Plan ahead to save the family farm
AUSTRALIAN producers are being urged to discuss succession farm plans now, before it is too late.
More than half of Australian farm owners are over 55 years old, and a recent study of more than 350 families on the land conceded that the large majority hope to be retired within 15 years.
However, the study – commissioned by the Charles Sturt University and i n conjunction with the business advisory firm Chapman Eastway – also showed that despite an intention to retire, many farm owners had not discussed their property’s future with the next generation.
The report warns that those who do not prepare risk divorce, family fall-outs, farm sales and even court battles.
‘Australian Farming Families: Succession and Inheritance’ is available on line and offers a variety of tips and hints on how to roll the property from one generation to the next.
One family leading the way in succession planning is Bill and Sue Parsons.
The Parsons spoke to the Courier back in 2014, their farming plan already in full swing.
The family had taken charge of their fate and initiated round table discussion with both their children, Sam and Sally, and their respective partners and families.
They had also sought legal advice on how to make the transition fair for all involved, as well as to ensure it was a reflection on what all the Parsons family members wanted.
The Parsons are a leading example of how effective succession planning can be, with many who do not discuss the matter ending up in court.
Australian Farming Families: Succession and Inheritance also looks at intergenerational changes in attitudes towards family business ownership and how this affects succession planning, as well as the consequences of inadequate succession and retirement planning.
Chapman Eastway principal and chief executive officer, Sean Cortis, said the report highlights many critical issues farming families need to consider when developing a successful plan.
“The major findings of the report pivot around significant social and intergenerational change in rural Australia,” Mr Cortis said.
“We’re also seeing growth in the likelihood of divorce and the prevalence of non-traditional family structures.”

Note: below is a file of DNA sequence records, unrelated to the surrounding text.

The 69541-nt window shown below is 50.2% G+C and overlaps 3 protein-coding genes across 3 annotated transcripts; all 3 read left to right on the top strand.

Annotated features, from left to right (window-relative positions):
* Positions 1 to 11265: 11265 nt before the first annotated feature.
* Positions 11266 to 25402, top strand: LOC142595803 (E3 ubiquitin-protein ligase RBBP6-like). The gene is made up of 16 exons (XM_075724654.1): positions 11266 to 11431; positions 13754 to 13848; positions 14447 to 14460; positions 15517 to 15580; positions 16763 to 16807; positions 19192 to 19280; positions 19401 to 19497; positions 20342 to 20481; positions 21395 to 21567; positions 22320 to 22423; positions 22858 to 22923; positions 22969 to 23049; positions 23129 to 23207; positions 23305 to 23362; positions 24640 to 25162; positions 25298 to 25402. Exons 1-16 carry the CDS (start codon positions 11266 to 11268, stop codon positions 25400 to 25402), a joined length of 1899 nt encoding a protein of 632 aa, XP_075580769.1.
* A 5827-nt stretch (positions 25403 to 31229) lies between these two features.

Mr Cortis said the report revealed that more of the younger generation is pursuing further education or taking a ‘professional detour’, such as a tertiary education or a trade, with the average age of those returning to the land being 27 years.
“Australian farms are generally not large enough to sustain more than one family, and we know that two thirds of successors are expected to work off farm to supplement farm income,” he said.
Unfortunately, the study also found that those who did not adequately plan ahead often found themselves in a position where the farm was sold off to avoid family conflict.
Professor in finance at CSU, Adam Steen, said the report provides helpful recommendations to the agriculture sector to support the handover of farm ownership.
“The current generation of farm owners remains largely reluctant to retire; a harsh reality when coupled with the fact that only 54 per cent of families surveyed possess a formal business/ succession plan,” Mr Steen said.
“One of the biggest issues highlighted is that farmers underestimate how easy it is to access sufficient funds for retirement.
“There is also a significant lack of understanding of the legal, financial and taxation implications of transferring farm assets.”
To obtain a free copy of the report, along with additional hints, go to http://www.chapmaneastway.com.au/wp-content/ uploads/2016/09/SuccessionReport140916.pdf.
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THE RIGHT IDEA: The Parsons family has pro-actively dealt with succession planning from the word go. Pictured are Bill and Sue Parsons with son Sam, daughter in law Rachel and grandson Angus.